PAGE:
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general and future condition and 'have got to'

Couple

Bharat Prasad Jaishy from Nepal writes:

I have seen a sentence in a magazine which reads as follows:

Amy said: "If you want us to stay together past six months, we've got to show we're responsible. We've got to keep this place neat."

To me it seems that the above sentence doesn't fit the grammatical rule of ifconditional sentences. If it fits, then how? Please let me know.

 

Roger Woodham replies:

conditionals: future reference

I think that the grammatical rule that you are referring to, Bharat, is the one that states: when we want to talk about the future in a conditional way, the verb in the subordinate if-clause remains in the present tense and the verb in the main clause is in the future, normally will + infinitive. This is a very common pattern. Compare the following:

  • If it's cold and wet next Saturday, I shall stay at home. I shan't be playing golf.
    ( NOT: If it will be cold and wet next Saturday, I shall stay at home.)
  • If he doesn't let me know by tomorrow, I'm going to cross his name off the list.
    ( NOT: If he will not let me know by tomorrow, I'm going to cross his name off the list.)
  • If I see Jane at the lecture tonight, I'll tell her you want to speak to her.
  • If you want us to stay together, we'll have to show the world that we are responsible.

It is possible for the future will to occur in a subordinate clause, if it is reporting a question. Compare the following:

  • Will you be seeing Jane at the lecture tonight?
    ~ I don't know / I'm not sure if I'll see her / she'll be there.
    But if I (do) see her, I'll tell her that you want to speak to her.

We can use do in the above sentence for contrastive emphasis, i.e.: It's not very likely that I'll see her, but if I do see her,…



 

conditionals: general condition

Note that if we are stating a general truth, the verb in both clauses normally remains in the present. This was probably Amy's intention, when she was talking about the things people need to do if they want to stay together. Compare the following:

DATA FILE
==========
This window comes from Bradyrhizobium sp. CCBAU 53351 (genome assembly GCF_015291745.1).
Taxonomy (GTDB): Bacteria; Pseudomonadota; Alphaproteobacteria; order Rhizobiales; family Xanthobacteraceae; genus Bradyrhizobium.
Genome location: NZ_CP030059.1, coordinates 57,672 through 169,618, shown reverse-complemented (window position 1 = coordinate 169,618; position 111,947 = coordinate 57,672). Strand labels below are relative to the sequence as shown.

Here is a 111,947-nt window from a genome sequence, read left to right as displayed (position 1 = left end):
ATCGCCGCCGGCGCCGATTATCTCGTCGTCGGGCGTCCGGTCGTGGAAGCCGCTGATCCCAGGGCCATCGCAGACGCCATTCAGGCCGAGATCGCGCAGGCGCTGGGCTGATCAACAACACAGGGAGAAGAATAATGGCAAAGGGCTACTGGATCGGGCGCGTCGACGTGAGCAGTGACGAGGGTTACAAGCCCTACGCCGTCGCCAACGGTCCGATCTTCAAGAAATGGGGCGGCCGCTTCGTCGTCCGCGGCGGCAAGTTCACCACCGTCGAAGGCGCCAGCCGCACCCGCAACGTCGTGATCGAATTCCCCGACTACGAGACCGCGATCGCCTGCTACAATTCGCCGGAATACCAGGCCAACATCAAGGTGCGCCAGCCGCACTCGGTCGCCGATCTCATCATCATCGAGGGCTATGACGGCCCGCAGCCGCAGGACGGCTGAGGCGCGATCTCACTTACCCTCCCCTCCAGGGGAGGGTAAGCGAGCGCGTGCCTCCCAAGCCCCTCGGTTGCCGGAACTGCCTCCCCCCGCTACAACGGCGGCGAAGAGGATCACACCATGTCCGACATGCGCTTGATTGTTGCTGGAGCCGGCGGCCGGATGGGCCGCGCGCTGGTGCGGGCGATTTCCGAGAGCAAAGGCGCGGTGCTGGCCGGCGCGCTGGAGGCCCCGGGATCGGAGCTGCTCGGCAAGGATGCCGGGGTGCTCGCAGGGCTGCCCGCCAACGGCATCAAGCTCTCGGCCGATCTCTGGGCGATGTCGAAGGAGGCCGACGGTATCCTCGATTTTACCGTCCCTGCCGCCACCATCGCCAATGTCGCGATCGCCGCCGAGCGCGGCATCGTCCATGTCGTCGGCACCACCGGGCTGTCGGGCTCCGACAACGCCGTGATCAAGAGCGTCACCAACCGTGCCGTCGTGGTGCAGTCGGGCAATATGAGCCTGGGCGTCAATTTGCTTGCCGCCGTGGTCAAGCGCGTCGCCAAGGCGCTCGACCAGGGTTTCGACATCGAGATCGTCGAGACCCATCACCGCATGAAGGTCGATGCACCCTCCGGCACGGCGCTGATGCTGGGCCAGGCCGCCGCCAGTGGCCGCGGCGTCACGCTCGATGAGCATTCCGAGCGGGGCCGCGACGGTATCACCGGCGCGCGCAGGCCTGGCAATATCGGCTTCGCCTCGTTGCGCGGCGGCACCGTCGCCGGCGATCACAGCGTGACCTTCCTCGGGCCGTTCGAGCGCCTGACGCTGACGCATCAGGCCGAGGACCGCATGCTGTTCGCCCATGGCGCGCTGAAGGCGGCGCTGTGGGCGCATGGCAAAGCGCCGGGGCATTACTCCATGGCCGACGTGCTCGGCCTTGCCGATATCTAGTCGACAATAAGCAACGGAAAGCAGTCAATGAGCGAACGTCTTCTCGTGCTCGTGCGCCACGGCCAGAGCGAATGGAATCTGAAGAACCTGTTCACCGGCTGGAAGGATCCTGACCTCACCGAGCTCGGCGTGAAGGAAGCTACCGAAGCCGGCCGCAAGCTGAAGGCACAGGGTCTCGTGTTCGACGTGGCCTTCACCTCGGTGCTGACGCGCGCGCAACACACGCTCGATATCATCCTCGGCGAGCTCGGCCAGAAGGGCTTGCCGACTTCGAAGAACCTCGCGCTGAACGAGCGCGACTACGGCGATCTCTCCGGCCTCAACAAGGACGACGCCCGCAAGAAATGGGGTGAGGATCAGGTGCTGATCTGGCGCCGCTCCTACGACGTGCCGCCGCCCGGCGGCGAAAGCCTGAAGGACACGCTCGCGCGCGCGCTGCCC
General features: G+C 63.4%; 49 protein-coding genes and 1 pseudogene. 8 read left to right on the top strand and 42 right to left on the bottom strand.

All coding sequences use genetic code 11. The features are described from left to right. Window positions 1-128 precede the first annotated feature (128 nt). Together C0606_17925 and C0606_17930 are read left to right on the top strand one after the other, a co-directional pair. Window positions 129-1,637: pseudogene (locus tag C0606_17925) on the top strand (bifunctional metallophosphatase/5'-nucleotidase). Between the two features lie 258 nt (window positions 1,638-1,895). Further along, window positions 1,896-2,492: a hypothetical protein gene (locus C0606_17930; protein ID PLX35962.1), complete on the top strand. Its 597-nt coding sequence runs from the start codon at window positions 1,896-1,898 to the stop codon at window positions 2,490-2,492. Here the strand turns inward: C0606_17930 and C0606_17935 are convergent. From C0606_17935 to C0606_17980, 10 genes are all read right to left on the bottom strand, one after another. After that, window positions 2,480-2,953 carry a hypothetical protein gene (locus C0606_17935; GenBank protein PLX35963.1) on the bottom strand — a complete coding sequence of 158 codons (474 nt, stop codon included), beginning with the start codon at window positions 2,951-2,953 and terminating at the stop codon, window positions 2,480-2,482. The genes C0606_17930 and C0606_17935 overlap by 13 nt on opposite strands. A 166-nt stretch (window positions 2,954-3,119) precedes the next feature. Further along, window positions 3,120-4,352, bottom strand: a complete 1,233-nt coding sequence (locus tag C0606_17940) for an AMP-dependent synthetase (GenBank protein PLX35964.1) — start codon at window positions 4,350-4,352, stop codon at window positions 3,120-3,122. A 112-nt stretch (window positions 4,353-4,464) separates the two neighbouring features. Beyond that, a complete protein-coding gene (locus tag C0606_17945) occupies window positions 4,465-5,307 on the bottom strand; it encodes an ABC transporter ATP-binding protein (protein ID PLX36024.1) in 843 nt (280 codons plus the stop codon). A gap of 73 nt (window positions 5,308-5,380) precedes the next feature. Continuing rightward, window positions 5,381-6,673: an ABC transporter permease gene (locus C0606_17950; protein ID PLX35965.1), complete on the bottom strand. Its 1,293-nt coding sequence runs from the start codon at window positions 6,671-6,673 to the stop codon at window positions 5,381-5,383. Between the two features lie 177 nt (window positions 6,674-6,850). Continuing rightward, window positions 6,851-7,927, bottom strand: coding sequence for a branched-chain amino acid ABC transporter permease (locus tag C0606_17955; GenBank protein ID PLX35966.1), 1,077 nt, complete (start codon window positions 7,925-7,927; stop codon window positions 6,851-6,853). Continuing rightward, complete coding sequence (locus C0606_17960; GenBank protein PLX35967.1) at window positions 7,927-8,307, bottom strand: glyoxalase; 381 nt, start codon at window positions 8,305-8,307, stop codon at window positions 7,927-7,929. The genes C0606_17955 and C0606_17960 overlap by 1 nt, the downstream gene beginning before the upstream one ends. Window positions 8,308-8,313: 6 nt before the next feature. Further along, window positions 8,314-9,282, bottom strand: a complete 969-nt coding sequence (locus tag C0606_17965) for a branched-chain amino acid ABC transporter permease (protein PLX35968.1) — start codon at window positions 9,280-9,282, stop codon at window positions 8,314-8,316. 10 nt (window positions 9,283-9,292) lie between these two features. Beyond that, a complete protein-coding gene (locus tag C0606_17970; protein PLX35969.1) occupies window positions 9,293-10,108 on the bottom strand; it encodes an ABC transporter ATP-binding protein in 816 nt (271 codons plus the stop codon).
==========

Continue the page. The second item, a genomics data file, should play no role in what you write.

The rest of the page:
• If I drink coffee in the evening I cannot sleep at night.
  • You can walk on the grass if you want to.
  • We prefer to sleep outside at night, if the temperature stays above 30 degrees.
  • If you want us to stay together, we must demonstrate that we can keep this place tidy.
  • If you want to learn a musical instrument, you must be prepared to practice for an hour each day.

Note that when stating a general truth, we can sometimes replace if with when or whenever:

  • When I drink coffee in the evening I cannot sleep at night.
  • We prefer to sleep outside at night, whenever the temperature stays above 30 degrees.
  • When you are learning to play a musical instrument, you must practice for half an hour each day.
 

have got to / have to / must

Note that we've got to in your examples, Bharat, is not a reference to the present perfect. We've got to here is used as an alternative to we have to or we must to express obligation.

There is no difference in meaning and little difference in usage between must on the one hand and have (got) to on the other.

To some extent, must is used to talk about the emotions or wishes of the speaker or hearer, whilst have (got) to is used to discuss obligations that are imposed from outside by some external body. Compare the following:

  • We must try to save some money, if we want to buy a house next year.
  • Have I got to go to bed now? ~ Yes, you must, if you're going to get up early tomorrow to go fishing with Uncle Bill.
  • Can you come skating with me tomorrow? ~ Sorry, I can't. I've got to work.
  • Do you have to wear a suit to work, or can you wear casual clothes? ~ You have to wear a suit, I'm afraid.

Note also that past six months in your original sentence, Bharat, is a colloquial way of saying for longer than.


   

 

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